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Processing User Interactions

The View class is responsible for detecting user interactions and raising named events so the Leaf class can process them, make decisions, update the LeafModel, and ultimately refresh the View.

Detecting interactions directly using the WebRequest object

As the View class generates the HTML output it 'knows' about how a browser behaves and so you have freedom to decide how to detect user interaction. View classes can define the 'parseRequest()' function which will be called by the Leaf system and provides your View with an opportunity to detect interactions:

class BlogArticleView extends View
{
    public function parseRequest(WebRequest $request)
    {
        // Detect if the request contains ?helpful=1
        if ($request->get("helpful", false)){
            // Raise an event to the Leaf so it can update the blog
            // article 'helpful' score
            $this->model->voteHelpfulEvent->raise();
        }
    }

    protected function printViewContent()
    {
        ?>
        <!-- Lots of lovely blog related HTML here.... -->
        <p><a href='?helpful=1'>I found this helpful.</a></p>
        <?php
    }
}

Many control components will use this approach to detect changes to their values.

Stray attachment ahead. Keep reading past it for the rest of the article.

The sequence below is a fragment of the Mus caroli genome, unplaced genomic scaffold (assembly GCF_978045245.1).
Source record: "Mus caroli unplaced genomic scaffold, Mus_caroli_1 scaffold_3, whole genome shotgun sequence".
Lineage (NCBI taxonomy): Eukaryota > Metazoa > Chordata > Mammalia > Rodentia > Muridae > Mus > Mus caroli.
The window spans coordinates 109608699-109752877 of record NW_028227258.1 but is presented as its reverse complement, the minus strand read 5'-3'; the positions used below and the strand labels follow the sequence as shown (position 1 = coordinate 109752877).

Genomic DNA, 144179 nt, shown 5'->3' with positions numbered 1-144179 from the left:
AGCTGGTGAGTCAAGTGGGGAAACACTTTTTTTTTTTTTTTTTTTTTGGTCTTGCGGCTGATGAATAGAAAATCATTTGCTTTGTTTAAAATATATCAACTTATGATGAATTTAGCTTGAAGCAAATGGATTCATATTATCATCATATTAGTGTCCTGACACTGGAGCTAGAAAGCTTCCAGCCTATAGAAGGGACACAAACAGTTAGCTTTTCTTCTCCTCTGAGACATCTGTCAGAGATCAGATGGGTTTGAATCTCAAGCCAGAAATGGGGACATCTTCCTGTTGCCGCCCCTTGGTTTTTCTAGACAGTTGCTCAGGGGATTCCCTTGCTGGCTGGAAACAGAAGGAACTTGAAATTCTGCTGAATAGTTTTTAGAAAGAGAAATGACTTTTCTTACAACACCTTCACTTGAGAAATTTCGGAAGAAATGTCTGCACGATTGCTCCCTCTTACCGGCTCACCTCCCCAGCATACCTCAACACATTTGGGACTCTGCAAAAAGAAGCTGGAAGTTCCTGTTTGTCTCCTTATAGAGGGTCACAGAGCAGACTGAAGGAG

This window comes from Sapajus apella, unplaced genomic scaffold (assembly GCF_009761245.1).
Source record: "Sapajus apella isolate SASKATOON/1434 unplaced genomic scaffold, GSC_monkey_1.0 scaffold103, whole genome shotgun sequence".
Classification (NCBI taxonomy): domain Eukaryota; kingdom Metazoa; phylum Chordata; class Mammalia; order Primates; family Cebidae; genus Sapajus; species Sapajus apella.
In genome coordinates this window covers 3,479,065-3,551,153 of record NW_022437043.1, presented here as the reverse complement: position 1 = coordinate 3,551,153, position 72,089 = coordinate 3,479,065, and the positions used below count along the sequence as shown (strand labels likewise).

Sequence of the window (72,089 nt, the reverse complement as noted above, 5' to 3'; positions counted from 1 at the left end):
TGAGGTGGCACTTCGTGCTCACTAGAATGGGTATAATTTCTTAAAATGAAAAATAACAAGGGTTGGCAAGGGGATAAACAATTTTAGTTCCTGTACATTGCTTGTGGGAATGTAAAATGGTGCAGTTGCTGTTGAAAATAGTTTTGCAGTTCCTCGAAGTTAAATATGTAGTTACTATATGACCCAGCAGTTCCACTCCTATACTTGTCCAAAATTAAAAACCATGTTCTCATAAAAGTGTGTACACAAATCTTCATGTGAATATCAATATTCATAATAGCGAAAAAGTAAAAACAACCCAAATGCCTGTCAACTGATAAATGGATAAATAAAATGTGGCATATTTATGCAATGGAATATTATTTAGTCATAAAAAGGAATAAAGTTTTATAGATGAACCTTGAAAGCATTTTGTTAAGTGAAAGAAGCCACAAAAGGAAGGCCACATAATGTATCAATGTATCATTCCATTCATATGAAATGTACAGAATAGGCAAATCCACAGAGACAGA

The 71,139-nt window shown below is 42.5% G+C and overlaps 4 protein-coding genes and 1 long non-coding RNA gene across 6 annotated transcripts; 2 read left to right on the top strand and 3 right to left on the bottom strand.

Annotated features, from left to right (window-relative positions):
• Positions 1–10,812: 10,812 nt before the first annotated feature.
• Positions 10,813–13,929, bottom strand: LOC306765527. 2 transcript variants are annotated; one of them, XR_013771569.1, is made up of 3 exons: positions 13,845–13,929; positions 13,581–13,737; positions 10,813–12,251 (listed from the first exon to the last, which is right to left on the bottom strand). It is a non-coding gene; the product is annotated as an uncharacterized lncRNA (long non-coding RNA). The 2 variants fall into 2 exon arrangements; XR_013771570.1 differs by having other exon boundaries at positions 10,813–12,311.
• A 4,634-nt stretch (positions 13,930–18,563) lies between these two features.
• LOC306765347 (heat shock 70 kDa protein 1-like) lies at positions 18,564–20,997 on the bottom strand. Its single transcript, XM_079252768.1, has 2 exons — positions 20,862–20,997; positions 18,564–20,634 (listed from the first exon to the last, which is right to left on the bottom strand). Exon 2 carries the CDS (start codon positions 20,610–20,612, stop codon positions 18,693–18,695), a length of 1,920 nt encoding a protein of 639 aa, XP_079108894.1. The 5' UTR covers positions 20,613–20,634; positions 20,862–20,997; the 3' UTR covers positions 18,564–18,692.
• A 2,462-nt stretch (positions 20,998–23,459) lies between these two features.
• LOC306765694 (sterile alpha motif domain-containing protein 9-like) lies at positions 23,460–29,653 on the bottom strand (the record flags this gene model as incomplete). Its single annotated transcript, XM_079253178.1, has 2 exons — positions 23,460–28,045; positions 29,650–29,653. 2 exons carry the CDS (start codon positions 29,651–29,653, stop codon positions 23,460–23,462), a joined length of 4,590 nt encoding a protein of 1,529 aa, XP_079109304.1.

Detecting interactions using nested components

Detecting interactions manually involves repeated plumbing code and can introduce fragility. The module-leaf-common-controls module provides that wrap the standard HTML form inputs into a collection of ready made control components. These components handle the manual detection of interaction for you and raise simple events you can handle.

Because data binding handles events for you from input controls the most common component you need to actually configure for interaction is the Button component. Here is the same example rewritten using a Button component.

class BlogArticleView extends View
{
    protected function createSubLeaves()
    {
        $this->registerSubLeaf(
            new Button("VoteHelpful", "I found this helpful", function(){
                $this->model->voteHelpfulEvent->raise();
            });
    }

    protected function printViewContent()
    {
        ?>
        <!-- Lots of lovely blog related HTML here.... -->
        <p><?=$this->leaves["VoteHelpful"];?></p>
        <?php
    }
}

This approach is the favoured approach if it is possible to build your interface using nested leaf components.